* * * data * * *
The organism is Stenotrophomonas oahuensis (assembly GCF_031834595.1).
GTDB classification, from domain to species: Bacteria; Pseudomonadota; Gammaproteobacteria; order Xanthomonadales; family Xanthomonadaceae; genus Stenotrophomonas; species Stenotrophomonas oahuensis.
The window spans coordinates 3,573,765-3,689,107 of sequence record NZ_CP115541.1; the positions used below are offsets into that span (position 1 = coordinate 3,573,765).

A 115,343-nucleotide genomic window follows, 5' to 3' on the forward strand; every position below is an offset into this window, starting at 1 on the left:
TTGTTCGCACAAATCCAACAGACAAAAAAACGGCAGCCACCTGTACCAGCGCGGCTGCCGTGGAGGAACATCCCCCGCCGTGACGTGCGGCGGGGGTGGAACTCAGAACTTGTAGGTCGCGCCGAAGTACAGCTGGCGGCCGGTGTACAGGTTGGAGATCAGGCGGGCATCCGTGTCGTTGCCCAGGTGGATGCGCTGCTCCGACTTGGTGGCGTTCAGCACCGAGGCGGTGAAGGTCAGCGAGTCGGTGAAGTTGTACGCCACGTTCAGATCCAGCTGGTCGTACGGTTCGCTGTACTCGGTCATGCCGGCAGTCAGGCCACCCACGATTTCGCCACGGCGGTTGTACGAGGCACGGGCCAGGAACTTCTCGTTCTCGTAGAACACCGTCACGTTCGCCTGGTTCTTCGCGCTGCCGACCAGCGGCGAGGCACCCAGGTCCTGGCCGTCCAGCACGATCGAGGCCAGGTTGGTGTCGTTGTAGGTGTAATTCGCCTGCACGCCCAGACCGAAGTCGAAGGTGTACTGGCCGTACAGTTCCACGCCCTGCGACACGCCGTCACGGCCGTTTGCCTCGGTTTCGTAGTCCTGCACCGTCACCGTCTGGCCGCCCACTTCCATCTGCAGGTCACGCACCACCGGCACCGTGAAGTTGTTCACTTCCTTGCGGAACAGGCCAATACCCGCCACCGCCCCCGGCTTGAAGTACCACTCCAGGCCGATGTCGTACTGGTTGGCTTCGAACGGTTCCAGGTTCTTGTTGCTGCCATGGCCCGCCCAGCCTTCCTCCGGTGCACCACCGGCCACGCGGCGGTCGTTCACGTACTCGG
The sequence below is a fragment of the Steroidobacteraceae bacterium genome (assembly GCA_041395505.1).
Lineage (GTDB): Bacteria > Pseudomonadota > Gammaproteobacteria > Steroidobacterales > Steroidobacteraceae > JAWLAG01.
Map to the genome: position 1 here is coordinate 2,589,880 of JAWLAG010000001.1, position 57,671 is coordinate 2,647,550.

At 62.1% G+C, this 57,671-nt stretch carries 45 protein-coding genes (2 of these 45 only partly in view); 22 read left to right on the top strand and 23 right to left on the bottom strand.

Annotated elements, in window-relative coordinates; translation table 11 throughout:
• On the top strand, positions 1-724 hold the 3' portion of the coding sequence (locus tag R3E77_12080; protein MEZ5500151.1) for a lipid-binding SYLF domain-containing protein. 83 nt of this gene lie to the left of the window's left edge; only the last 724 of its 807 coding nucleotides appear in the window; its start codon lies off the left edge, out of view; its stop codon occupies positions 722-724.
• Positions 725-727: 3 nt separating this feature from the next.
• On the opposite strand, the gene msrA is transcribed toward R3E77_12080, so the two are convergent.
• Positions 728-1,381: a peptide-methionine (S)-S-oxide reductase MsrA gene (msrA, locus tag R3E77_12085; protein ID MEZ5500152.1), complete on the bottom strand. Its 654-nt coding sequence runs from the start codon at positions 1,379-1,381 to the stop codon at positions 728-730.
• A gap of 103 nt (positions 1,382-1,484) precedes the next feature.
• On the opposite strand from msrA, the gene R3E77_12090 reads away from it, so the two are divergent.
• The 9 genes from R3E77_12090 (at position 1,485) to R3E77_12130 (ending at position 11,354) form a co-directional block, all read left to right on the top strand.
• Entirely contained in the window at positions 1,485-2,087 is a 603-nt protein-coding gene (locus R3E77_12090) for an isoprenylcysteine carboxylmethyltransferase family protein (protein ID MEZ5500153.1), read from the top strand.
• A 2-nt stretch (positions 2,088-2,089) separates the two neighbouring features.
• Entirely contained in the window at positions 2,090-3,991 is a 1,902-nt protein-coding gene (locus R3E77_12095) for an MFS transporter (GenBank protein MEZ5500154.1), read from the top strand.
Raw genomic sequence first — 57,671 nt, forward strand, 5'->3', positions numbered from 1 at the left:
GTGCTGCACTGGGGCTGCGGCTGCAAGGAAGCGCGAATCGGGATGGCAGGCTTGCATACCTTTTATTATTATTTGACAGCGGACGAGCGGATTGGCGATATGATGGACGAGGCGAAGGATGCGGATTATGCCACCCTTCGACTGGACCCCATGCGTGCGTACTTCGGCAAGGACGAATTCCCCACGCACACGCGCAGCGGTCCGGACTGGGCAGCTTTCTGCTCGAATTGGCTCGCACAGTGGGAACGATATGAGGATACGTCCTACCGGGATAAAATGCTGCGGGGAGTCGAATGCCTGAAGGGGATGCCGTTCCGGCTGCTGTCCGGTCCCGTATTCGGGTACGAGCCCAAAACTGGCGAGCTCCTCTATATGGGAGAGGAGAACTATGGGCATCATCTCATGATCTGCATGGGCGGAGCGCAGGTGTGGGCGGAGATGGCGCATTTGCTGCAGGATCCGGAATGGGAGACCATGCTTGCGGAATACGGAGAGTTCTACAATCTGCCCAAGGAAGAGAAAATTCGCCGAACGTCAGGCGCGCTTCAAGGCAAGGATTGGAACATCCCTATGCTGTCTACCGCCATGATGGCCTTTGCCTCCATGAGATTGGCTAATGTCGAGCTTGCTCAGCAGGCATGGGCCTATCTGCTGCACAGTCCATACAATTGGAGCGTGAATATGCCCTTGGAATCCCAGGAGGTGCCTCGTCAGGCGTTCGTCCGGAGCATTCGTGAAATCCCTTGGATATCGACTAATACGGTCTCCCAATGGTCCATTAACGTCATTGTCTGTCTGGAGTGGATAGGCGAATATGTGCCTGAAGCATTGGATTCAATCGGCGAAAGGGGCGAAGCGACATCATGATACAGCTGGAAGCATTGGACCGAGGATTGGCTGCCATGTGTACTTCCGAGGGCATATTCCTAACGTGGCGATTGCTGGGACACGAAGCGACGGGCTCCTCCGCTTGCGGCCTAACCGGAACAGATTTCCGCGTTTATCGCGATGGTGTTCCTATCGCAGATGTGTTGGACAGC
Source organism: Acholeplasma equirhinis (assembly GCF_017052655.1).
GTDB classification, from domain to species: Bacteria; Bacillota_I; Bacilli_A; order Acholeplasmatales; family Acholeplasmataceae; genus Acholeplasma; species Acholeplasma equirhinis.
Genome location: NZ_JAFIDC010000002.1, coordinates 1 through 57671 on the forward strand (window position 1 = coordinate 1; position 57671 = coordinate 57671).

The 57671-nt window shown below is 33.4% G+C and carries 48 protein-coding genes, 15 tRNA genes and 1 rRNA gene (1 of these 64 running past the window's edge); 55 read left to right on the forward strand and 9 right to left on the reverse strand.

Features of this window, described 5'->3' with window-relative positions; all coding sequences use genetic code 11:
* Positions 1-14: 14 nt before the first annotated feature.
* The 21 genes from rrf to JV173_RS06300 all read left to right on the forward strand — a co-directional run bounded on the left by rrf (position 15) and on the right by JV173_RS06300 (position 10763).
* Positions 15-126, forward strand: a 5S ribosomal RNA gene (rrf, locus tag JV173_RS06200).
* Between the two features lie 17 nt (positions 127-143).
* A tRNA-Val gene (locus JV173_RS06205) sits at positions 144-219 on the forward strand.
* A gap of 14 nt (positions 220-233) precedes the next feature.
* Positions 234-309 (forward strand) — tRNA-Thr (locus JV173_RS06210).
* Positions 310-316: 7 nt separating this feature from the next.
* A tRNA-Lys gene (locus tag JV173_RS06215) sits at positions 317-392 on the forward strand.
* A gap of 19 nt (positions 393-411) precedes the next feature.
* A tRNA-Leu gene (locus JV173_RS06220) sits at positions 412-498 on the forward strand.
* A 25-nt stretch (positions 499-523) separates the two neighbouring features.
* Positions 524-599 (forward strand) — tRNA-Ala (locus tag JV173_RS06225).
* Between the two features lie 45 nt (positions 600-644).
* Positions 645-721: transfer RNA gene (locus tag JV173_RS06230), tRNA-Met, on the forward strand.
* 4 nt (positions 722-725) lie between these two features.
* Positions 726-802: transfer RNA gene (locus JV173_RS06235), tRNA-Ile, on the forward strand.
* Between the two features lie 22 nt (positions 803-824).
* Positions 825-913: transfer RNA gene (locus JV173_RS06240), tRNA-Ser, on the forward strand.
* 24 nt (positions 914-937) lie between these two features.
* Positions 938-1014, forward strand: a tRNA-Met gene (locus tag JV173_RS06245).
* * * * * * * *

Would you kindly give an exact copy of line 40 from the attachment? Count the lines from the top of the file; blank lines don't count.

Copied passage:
* Positions 524-599 (forward strand) — tRNA-Ala (locus tag JV173_RS06225).